Stan Hixon Season 2023
Stan Hixon continued to make his mark as an outstanding receivers coach last year as the Tigers, despite the loss of All-America wideout Josh Reed, assembled one of the SEC’s top receiving corps in 2002.
In his third season with the Tigers in 2002, Hixon developed first-time wideout Devery Henderson into one of the SEC’s top receiving threats, while Michael Clayton continued to emerge as one of the league’s top all-around wide receivers. Clayton earned Second Team All-SEC honors in 2002, while Henderson was named the league’s player of the week after racking up 201 receiving yards, including the 75-yard last second TD dubbed the “Bluegrass Miracle”, in LSU’s 33-30 win over Kentucky.
In 2001, Hixon coached All-America and Biletnikoff recipient Josh Reed to the most dominant season for a receiver in SEC history. Reed re-wrote both the LSU and SEC record books as he caught a school-record 94 passes for an SEC-record 1,740 yards and seven touchdowns during the 2001 regular season. Reed capped his three-year LSU career with then an SEC record 3,001 receiving yards on 167 receptions. In all, Reed, who originally signed with LSU as a running back, set or tied 14 school, SEC or Sugar Bowl records in 2001. Reed was drafted in the second round of the 2002 NFL Draft after deciding to forego his senior season at LSU.
In his first year with the Tigers, Hixon helped develop Reed into a star in the SEC. Reed ranked first in the SEC and sixth nationally with 102.5 yards receiving a contest.
For the year, Reed caught 65 passes for 1,127 yards and 10 touchdowns, the second highest total in school history. Reed did all of this despite playing his first full season at wide receiver after shifting from his original position of tailback during the 1999 season. For his efforts, Reed was a consensus First Team All-SEC selection.
Hixon’s success coaching wide receivers should not come as a surprise as he developed some of the most prolific receivers in Georgia Tech history from 1995-1999.
Hixon, who joined LSU in December of 1999, coached All-Atlantic Coast Conference receivers Kelly Campbell and Dez White at Georgia Tech in 1999. Campbell in 1999 was No. 2 in the ACC and 12th nationally in receiving yards per game (100.5) and he set school records for receptions (69), receiving yards (1,105) and touchdowns (10).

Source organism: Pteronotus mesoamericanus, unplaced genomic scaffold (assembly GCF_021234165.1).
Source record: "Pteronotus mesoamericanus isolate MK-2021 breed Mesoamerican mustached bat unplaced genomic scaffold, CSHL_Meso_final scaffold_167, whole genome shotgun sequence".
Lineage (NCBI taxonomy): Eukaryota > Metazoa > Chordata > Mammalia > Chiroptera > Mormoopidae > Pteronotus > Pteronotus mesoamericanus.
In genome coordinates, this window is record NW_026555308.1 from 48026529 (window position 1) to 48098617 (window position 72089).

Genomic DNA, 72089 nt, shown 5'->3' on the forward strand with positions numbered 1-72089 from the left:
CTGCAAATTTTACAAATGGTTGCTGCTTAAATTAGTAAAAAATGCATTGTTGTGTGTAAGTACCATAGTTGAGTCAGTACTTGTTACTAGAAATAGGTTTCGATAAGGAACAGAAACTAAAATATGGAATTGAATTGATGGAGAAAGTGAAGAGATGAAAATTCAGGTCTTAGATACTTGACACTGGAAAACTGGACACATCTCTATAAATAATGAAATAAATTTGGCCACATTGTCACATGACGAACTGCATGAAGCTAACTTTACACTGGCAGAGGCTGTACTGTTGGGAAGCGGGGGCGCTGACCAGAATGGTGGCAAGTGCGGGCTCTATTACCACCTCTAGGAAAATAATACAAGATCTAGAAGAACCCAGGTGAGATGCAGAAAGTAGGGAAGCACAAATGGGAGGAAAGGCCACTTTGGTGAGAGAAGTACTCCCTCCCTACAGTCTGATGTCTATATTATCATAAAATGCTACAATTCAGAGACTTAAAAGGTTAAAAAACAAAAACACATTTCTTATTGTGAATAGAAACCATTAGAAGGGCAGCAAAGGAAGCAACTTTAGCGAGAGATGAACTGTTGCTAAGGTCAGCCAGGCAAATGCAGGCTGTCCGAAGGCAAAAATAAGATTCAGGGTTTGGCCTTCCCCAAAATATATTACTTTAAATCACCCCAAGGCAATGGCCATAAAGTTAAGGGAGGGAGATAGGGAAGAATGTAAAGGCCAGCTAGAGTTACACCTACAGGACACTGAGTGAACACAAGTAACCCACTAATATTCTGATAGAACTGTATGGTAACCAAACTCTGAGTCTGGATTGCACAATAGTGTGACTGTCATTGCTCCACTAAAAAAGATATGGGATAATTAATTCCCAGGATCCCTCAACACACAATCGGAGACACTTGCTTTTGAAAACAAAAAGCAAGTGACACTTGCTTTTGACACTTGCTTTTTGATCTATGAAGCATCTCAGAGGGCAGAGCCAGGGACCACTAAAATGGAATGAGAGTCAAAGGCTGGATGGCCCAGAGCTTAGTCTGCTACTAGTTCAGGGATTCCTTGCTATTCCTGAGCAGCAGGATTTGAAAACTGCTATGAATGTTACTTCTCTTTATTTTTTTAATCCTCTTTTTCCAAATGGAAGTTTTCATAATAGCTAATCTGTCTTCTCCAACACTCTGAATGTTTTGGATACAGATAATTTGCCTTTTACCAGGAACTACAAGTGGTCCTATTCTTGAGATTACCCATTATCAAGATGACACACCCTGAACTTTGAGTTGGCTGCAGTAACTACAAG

Campbell earned First-Team All-ACC honors and White was named Second-Team All-ACC as they formed the most prolific receiving tandem in Georgia Tech history.
Prior to the emergence of Campbell and White, Hixon tutored the receiving duo of Harvey Middleton, who rewrote Tech’s receiving records at the time, and Derrick Steagall, who ranks as one of the Yellow Jackets’ career leaders.
Hixon went to Georgia Tech in 1995 after serving as running back coach and assistant head coach at Wake Forest for two seasons. While at Wake Forest, Hixon tutored the leading rusher in the Atlantic Coast Conference, Jon Leach, who became the first 1,000-yard rusher for the Deamon Deacons in almost two decades.
He also served as receivers coach at South Carolina from 1989-92, producing All-American wideouts Robert Brooks and Eddie Miller, both of whom later played in the NFL.
He coached at Appalachian State from 1983-88, helping the Mountaineers capture consecutive Southern Conference titles in 1986 and 1987, after he served as running backs coach at Morehead State from 1980-82 and tight ends coach at Richmond in 1980.
Hixon, a native of Lakeland, Fla., played at Iowa State. He led the Cyclones in receiving his junior and senior seasons and played in the 1977 Peach Bowl and the 1978 Hall of Fame Bowl. Hixon earned his bachelor’s degree in physical education in 1979. He earned a master’s degree at Morehead State in 1984.
Hixon and his wife Rebecca have one son, Drew, and two daughters, Adele and Avis. Drew is a member of the football team at Tennessee State.
The Hixon File
Year at LSU: Third (appointed Dec. 28, 1999)
Birthdate: June 24, 1957 at Lakeland, Florida
Children: Drew, Adele, Avis
High School: Lakeland Senior
College: Iowa State ’79
Postgraduate: Morehead State ’84
1980 Richmond (tight ends) (January to June 1980)
1980-82 Morehead State (running backs)
1983-88 Appalachian State (wide receivers)
1989-92 South Carolina (wide receivers)
1993-94 Wake Forest (running backs/assistant head coach)
1995-99 Georgia Tech (wide receivers)
2000- LSU (assoc. head coach/wide receivers)